Showing posts with label Fed. Show all posts
Showing posts with label Fed. Show all posts

Wednesday, September 16, 2015

The Fed Lift-off

Markets could not be more divided on the Fed rate decision due tomorrow. While about a month back, most did expect a "lift-off", the global risk-off sentiment and increased volatility have reduced the odds of a rate hike tomorrow.

Following are my thoughts on the rate hike, if any tomorrow, and the subsequent outlook ahead:

1. Inflation is one among the two metrics often cited as key by Fed officials. With the latest print at 0.3% which is far away from their 2% target would have made markets infer that rate hikes are far off. However, some of the Fed officials such as Stanley Fischer have commented that Fed might overlook the current dip in inflation as owing to global commodities cool off which would base out and that inflation (PCE) would reach 2% in 2017.  A brief analysis of the TIPS market against the US treasuries would lead one to believe that 2% is possible only sometime in 2020. If Fed is right, TIPS traders are just morons to sell them and the whole world should be loading up on TIPS.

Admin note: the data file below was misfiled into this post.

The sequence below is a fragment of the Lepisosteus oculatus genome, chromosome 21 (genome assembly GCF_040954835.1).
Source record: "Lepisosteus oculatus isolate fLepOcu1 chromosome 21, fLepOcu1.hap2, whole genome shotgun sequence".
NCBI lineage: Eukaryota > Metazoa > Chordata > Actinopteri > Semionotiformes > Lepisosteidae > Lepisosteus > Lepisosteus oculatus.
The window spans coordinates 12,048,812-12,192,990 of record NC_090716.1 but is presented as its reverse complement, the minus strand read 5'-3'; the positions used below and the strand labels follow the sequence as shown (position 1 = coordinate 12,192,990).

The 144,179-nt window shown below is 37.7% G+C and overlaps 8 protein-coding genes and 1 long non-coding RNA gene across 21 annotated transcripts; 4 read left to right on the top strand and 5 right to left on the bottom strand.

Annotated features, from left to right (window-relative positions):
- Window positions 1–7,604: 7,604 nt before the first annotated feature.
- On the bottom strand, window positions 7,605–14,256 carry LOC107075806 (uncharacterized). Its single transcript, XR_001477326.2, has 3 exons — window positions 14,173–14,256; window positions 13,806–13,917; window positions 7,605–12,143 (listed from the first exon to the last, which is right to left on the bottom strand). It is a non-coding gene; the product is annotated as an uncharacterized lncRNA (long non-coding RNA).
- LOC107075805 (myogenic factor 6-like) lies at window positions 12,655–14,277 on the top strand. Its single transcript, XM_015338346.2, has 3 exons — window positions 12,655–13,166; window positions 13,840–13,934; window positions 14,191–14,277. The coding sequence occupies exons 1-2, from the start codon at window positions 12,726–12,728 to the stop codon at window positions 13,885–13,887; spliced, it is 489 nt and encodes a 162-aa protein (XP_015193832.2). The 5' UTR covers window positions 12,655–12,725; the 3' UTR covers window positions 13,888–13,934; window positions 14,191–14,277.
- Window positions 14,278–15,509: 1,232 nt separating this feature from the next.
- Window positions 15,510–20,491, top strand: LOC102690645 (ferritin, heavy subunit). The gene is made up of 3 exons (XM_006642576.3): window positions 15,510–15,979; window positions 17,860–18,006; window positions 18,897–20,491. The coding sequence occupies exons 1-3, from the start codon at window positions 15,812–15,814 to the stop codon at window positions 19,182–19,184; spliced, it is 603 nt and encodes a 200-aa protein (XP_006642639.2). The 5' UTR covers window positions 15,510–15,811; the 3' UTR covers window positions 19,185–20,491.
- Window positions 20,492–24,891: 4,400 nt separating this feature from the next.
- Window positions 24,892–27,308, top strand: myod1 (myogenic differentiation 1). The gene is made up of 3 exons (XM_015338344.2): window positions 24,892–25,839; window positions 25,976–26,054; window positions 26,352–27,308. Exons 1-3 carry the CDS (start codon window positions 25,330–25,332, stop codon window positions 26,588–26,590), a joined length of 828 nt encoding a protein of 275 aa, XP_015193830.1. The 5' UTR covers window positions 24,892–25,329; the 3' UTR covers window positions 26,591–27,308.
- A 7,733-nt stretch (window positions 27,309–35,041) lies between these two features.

2. There has been a consistent debate over U3 vs U6 employment rates in US and how the often reported U3 unemployment rate might hide the lack of wage pressure owing to a larger (and wider) U6 unemployment. If wage pressures are not coming through, I just do not see inflation picking up. Somewhere, the great minds at Fed should have to clarify their inflation targets in a believable way before hiking rates.

3. Market is tired off the uncertainty around what would happen after the lift-off. Most participants would not care a damn about the first hike of 25 bps; as the monkey off the shoulder feeling could release risk appetite back into the market.

My expectation of what would happen tomorrow,
Case 1: 25 bps hike with a reasonable clarity that no more hike is due this calendar year and further action to be done in Q1 of 2016. And some pieces thrown about increased volatility in world markets.
Case 2: No hike citing the volatility in the markets; but still optimistic about growth in US. Keep options open for October/December rate hike.
Case 3: No hike citing the uncertainties from the mayhem in world markets and their likely impact on growth and inflation expectations in US.

My base case is the first one. The third one is an extreme case which can lead to large scale risk-off mood. The second case just postpones the current uncertainty down the line.